Insectivore mammals from the Late Miocene of the Republic of Moldova
Remains of Erinaceidae, Talpidae, Soricidae and Heterosoricidae were found in eight Late Miocene localities with the 'Hipparion fauna' in the Republic of Moldova. The number of individuals is not high and their remains are fragmentary, however, the species composition is large. Three to six taxa of hedgehogs, four to five moles, and nine to ten taxa of shrews have been identified. Erinaceidae are represented by Schizogalerix sarmaticum, Parasorex socialis, ?Erinaceus sp., and undetermined Galericinae and Erinaceinae. The Talpidae include Ruemkelia sp., Desmanella sp., Proscapanus metastylidus n. sp., Proscapanus cf. austriacus, and undetermined species. ?Miosorex sp., Crusafontina cf. endemica, ?Crusafontina cf. kormosi, ?Amblycoptus sp., undetermined Anourosoricini, Hemisorex suchovi, Petenyia cf. dubia, ?Asoriculus sp. and "Paenelimnoecus" repenningi represent the Soricidae, whereas Dinosorex grycivensis was the only representative of the Heterosoricidae. The remains are described, measured and illustrated, and their systematic position and distribution are discussed. Both the insectivore remains abundance and their taxonomic diversity varies among the localities. The most numerous and diverse (three hedgehogs, three moles and three shrews) assemblages were found in the early Late Miocene (MN9) locality Bužor I. The younger (MN10 MN11) localities Kejnar and Čiobruči yielded respectively five (Erinaceidae and Soricidae) and four (Talpidae and Soricidae) species, and in the remaining late Late Miocene localities (MN12 MN13) only one to three species were present. Unfortunately, the small number of specimens and species in most localities do not allow for a reconstruction of the transformation of the insectivore fauna in the Late Miocene. However, the fossil assemblages found in the Miocene of Moldova are similar to assemblages found in the other European localities of that time. In general, the European insectivore fauna (especially moles and hedgehogs) was much more diversified in the Miocene than today. It is also visible in the Late Miocene of Moldova.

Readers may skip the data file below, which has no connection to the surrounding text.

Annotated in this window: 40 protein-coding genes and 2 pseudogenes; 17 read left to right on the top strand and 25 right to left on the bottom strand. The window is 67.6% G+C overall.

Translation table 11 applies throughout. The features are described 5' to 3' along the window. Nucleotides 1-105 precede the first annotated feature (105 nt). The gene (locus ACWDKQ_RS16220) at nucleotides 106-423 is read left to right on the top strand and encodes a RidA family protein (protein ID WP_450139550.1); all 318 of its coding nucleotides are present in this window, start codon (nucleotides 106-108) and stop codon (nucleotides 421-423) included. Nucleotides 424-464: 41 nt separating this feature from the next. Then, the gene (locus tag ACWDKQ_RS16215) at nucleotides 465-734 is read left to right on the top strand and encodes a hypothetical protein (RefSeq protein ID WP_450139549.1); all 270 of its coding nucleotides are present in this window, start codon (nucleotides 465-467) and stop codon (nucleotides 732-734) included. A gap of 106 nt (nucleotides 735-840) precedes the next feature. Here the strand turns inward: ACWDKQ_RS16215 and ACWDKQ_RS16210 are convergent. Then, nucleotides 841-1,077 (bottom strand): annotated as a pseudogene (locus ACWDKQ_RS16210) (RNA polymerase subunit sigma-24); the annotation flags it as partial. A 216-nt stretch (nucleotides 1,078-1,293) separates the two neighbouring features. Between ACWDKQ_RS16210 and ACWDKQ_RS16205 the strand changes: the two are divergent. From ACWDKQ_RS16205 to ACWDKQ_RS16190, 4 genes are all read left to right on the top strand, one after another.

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Acta zoologica cracoviensia
for several years was published as two series: A– Vertebrata, and B–Invertebrata. From 2012 on it is continued under its former title– without separate series. The journal includes original contributions on systematics, phylogeny, biogeography, ecology and paleontology of terrestrial and fresh-water animals worldwide. All papers are subject to peer reviews. Click here to see current issues of this journal.
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